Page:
Eminent Domain Before the US Supreme Court

Larry Salzman and Alex Epstein have published their analysis of an important new Supreme Court case, including an impassioned defense of property rights.
From the article in the Naples Daily News:

The case of Kelo v. New London now before the U.S. Supreme Court could determine the future of property rights in America. The central question: Should the government be able to use its power of eminent domain to seize property from one private party and transfer it to another?
The seven property owners on the side of Kelo are the last remaining of more than 70 families whose homes and businesses were targeted for demolition several years ago by the city of New London, Conn., to make room for a 90-acre private development. The story of one of the owners, Susette Kelo, is representative.
Kelo, a nurse, bought and painstakingly restored a home that initially was so rundown she needed to cut her way to the front door with a hatchet. After she had achieved her dream home, she was informed, in November 2000, by the local government that her home was condemned, and ordered to vacate it within 90 days. She and other owners in the neighborhood remain in their homes only by the grace of a court order, which prevents eviction and demolition until their appeals are exhausted.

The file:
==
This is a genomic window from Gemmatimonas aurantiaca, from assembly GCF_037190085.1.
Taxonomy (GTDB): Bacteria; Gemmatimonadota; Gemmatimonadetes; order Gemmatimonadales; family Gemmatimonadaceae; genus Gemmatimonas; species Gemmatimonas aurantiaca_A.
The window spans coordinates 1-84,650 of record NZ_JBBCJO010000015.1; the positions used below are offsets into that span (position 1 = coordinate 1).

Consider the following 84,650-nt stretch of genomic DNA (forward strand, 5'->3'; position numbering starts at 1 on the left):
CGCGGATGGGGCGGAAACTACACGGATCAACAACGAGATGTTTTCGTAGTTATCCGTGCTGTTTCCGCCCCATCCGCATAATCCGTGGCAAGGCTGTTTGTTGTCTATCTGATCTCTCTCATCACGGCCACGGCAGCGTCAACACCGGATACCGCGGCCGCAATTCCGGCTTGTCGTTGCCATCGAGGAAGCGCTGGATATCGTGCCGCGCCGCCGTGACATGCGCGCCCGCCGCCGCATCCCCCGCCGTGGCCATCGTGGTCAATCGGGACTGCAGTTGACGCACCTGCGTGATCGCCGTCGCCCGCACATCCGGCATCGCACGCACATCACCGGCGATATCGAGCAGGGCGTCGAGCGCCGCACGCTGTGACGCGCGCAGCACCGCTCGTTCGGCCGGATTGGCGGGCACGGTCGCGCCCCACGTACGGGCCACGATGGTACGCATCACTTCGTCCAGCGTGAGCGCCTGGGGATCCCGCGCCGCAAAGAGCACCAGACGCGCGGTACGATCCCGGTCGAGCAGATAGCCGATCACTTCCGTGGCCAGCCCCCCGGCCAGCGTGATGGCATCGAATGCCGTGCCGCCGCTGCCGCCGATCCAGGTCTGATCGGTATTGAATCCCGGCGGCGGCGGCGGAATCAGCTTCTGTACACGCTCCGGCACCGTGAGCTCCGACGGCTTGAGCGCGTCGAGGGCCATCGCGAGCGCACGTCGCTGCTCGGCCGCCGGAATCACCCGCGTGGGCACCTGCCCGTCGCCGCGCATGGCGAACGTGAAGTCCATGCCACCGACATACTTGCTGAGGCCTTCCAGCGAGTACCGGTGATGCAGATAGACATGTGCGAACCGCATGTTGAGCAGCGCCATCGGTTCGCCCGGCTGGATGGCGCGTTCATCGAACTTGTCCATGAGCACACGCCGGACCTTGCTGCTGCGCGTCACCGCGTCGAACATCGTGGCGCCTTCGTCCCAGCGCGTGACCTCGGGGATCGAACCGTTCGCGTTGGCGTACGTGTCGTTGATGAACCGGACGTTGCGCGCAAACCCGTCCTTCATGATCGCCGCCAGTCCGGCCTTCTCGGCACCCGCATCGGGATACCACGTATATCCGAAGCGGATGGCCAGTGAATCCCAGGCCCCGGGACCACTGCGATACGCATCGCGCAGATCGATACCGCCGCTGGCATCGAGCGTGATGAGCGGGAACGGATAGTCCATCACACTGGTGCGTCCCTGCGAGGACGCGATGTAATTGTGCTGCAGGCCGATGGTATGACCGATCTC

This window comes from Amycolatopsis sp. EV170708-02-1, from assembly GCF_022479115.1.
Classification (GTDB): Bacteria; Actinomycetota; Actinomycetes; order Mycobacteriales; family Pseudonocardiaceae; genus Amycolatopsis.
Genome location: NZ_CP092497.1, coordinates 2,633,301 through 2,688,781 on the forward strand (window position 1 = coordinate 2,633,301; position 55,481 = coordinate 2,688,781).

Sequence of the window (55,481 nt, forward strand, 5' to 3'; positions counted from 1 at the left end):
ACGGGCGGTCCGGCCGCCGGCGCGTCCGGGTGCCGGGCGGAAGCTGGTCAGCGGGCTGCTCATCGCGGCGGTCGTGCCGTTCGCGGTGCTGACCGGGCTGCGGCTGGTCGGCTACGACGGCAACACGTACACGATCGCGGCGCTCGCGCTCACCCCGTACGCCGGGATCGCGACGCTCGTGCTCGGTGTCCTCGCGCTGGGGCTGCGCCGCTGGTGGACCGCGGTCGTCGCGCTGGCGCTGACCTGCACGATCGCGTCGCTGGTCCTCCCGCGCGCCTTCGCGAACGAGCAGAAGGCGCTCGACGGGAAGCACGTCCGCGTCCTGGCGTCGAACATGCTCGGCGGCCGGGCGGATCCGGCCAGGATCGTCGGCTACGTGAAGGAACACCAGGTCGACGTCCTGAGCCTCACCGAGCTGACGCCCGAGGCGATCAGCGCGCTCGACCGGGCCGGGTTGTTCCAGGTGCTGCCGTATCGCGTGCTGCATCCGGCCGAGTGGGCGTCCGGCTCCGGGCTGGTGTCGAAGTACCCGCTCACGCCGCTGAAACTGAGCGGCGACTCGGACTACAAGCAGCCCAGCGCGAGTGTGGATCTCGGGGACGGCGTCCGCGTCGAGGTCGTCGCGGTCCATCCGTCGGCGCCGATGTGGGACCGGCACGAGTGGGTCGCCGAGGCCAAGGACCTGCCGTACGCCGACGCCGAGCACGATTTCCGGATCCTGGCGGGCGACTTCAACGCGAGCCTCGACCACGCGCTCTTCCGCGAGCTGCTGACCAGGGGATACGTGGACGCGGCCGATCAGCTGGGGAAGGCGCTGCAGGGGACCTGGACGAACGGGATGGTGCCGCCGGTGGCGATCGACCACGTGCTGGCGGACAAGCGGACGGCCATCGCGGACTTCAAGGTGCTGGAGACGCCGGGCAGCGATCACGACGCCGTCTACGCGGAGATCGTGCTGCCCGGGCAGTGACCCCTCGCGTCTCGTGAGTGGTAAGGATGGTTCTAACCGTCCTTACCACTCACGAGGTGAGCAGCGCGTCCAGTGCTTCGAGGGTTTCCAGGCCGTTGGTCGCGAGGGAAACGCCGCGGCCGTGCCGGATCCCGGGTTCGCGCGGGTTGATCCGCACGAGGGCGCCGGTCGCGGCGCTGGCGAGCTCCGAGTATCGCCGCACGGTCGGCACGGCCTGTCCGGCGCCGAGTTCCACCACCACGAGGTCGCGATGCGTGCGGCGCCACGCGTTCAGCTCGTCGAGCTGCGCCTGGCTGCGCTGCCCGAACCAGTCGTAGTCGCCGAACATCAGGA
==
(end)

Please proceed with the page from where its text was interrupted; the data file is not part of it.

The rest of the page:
What justifies this treatment of Kelo and the other owners, who simply want to be free to live on their own property? The seizures and transfers, the government says, are in “the public interest,” because they will lead to more jobs for New London residents and more tax dollars for the government.
This type of justification was given more than 10,000 times between 1998 and 2002, and across 41 states, to use eminent domain (or its threat) to seize private property. The attitude behind these seizures was epitomized by a Lancaster, Calif., city attorney explaining why a 99 Cents Only store should be condemned to make way for a Costco: “99 Cents produces less than $40,000 (a year) in sales taxes, and Costco was producing more than $400,000. You tell me, which was more important?”
To such government officials, the fact that an individual earns a piece of property, and wants to use and enjoy it, is of no importance ? all that matters is “the public.” But as philosopher Ayn Rand observed, “there is no such entity as ‘the public,’ since the public is merely a number of individuals … (T)he idea that ‘the public interest’ supersedes private interests and rights can have but one meaning: that the interests and rights of some individuals take precedence over the interests and rights of others.”

See the full article for further details.